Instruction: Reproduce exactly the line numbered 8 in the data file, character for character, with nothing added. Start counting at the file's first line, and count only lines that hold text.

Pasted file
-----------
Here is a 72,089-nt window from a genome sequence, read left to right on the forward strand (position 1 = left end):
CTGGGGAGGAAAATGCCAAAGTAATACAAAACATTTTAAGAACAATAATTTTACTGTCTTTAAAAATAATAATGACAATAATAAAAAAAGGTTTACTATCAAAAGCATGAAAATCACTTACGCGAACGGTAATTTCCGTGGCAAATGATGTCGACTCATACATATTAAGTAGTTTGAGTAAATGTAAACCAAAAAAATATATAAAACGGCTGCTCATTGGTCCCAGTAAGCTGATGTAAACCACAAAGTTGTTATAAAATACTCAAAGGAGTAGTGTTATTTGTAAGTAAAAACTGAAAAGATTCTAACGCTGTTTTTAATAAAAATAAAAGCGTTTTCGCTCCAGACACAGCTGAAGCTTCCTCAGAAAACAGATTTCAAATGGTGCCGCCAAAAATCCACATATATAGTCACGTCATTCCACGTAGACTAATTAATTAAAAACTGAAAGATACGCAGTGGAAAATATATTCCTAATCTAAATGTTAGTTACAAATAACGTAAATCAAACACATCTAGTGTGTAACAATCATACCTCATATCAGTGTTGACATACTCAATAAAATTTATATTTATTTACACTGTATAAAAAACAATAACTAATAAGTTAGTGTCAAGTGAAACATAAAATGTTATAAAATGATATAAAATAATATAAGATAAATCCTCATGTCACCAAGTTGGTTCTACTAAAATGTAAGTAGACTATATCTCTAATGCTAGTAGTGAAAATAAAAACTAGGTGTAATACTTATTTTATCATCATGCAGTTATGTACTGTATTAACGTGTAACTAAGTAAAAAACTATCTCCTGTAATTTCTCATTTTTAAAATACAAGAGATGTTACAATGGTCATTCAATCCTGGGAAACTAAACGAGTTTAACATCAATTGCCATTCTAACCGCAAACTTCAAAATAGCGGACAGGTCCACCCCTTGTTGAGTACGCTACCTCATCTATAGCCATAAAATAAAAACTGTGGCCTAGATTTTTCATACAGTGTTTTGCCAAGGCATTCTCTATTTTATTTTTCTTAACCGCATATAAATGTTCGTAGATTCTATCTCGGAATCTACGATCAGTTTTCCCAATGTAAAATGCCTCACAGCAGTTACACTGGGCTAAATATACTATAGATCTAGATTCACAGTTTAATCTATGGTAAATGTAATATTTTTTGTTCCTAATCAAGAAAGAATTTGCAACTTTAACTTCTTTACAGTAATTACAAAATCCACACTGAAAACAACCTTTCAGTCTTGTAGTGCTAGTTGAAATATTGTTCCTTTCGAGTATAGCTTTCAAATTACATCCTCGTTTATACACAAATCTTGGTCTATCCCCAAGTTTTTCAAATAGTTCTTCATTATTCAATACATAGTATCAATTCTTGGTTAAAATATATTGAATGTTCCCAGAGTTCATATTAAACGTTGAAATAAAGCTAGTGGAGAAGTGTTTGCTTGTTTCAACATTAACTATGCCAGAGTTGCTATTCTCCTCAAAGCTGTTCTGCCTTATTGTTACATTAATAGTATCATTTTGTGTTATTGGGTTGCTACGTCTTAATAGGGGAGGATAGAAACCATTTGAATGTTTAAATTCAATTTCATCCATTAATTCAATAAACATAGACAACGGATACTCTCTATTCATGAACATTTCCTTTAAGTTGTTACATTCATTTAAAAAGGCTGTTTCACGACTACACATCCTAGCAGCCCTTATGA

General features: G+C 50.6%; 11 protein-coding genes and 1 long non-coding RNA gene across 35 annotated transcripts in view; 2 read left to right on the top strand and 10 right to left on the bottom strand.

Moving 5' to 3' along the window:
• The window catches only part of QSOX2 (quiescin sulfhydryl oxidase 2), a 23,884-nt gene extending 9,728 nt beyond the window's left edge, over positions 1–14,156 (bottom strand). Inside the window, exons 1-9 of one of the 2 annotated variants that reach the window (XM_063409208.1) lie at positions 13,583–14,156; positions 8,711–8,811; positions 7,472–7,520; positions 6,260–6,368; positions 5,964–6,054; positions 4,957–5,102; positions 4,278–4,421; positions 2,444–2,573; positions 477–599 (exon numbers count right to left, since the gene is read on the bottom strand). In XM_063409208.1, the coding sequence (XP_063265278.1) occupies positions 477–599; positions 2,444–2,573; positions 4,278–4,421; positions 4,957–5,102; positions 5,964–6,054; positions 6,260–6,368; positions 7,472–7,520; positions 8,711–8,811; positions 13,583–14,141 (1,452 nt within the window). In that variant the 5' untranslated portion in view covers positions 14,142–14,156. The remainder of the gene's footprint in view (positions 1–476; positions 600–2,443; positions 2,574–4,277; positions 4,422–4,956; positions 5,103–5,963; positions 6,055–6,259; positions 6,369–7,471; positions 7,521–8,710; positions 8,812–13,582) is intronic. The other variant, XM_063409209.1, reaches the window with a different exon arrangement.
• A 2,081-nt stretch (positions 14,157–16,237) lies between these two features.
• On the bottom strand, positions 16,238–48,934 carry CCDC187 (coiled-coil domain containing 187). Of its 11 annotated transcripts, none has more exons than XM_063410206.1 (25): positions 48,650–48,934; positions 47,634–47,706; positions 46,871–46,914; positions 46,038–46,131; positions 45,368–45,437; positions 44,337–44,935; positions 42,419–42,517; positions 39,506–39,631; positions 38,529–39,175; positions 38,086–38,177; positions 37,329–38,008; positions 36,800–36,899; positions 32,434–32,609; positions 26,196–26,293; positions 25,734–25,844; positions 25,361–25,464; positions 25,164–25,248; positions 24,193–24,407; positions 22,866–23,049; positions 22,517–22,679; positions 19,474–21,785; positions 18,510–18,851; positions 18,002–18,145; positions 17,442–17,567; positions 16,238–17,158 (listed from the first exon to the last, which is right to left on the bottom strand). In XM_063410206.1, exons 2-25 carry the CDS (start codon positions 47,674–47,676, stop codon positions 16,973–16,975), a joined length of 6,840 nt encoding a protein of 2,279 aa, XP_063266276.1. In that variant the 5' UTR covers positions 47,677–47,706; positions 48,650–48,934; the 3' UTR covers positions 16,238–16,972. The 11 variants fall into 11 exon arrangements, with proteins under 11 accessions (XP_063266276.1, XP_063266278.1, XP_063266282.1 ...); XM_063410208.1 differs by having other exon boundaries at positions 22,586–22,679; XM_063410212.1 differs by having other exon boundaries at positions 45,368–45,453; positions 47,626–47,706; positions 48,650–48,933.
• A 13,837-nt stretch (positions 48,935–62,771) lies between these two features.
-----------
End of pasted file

• A 13,837-nt stretch (positions 48,935–62,771) lies between these two features.